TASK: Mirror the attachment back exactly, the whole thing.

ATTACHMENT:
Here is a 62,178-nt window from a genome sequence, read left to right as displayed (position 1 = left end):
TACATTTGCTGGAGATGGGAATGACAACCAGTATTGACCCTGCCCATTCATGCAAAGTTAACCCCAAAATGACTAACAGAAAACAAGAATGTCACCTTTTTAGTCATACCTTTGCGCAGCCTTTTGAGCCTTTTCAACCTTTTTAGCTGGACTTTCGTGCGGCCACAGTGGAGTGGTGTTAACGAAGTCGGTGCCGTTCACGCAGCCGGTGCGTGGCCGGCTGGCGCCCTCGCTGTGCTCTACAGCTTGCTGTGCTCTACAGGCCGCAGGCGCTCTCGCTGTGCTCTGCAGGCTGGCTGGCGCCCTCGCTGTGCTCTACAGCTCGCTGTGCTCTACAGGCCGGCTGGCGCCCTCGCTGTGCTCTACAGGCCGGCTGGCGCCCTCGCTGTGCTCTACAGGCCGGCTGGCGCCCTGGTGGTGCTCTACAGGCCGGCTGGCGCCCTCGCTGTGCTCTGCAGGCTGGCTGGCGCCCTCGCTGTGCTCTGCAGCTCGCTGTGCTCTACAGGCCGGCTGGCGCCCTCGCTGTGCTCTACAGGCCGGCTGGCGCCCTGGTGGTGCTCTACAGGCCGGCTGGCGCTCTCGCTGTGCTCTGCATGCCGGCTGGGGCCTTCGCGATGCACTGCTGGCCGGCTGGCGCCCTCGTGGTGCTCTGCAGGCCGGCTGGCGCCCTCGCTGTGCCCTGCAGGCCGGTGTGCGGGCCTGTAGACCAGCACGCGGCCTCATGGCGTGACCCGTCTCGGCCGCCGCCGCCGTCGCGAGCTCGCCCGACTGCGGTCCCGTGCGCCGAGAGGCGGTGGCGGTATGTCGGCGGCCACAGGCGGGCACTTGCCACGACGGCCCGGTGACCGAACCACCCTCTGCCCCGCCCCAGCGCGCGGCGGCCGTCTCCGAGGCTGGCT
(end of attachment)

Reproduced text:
Here is a 62,178-nt window from a genome sequence, read left to right as displayed (position 1 = left end):
TACATTTGCTGGAGATGGGAATGACAACCAGTATTGACCCTGCCCATTCATGCAAAGTTAACCCCAAAATGACTAACAGAAAACAAGAATGTCACCTTTTTAGTCATACCTTTGCGCAGCCTTTTGAGCCTTTTCAACCTTTTTAGCTGGACTTTCGTGCGGCCACAGTGGAGTGGTGTTAACGAAGTCGGTGCCGTTCACGCAGCCGGTGCGTGGCCGGCTGGCGCCCTCGCTGTGCTCTACAGCTTGCTGTGCTCTACAGGCCGCAGGCGCTCTCGCTGTGCTCTGCAGGCTGGCTGGCGCCCTCGCTGTGCTCTACAGCTCGCTGTGCTCTACAGGCCGGCTGGCGCCCTCGCTGTGCTCTACAGGCCGGCTGGCGCCCTCGCTGTGCTCTACAGGCCGGCTGGCGCCCTGGTGGTGCTCTACAGGCCGGCTGGCGCCCTCGCTGTGCTCTGCAGGCTGGCTGGCGCCCTCGCTGTGCTCTGCAGCTCGCTGTGCTCTACAGGCCGGCTGGCGCCCTCGCTGTGCTCTACAGGCCGGCTGGCGCCCTGGTGGTGCTCTACAGGCCGGCTGGCGCTCTCGCTGTGCTCTGCATGCCGGCTGGGGCCTTCGCGATGCACTGCTGGCCGGCTGGCGCCCTCGTGGTGCTCTGCAGGCCGGCTGGCGCCCTCGCTGTGCCCTGCAGGCCGGTGTGCGGGCCTGTAGACCAGCACGCGGCCTCATGGCGTGACCCGTCTCGGCCGCCGCCGCCGTCGCGAGCTCGCCCGACTGCGGTCCCGTGCGCCGAGAGGCGGTGGCGGTATGTCGGCGGCCACAGGCGGGCACTTGCCACGACGGCCCGGTGACCGAACCACCCTCTGCCCCGCCCCAGCGCGCGGCGGCCGTCTCCGAGGCTGGCT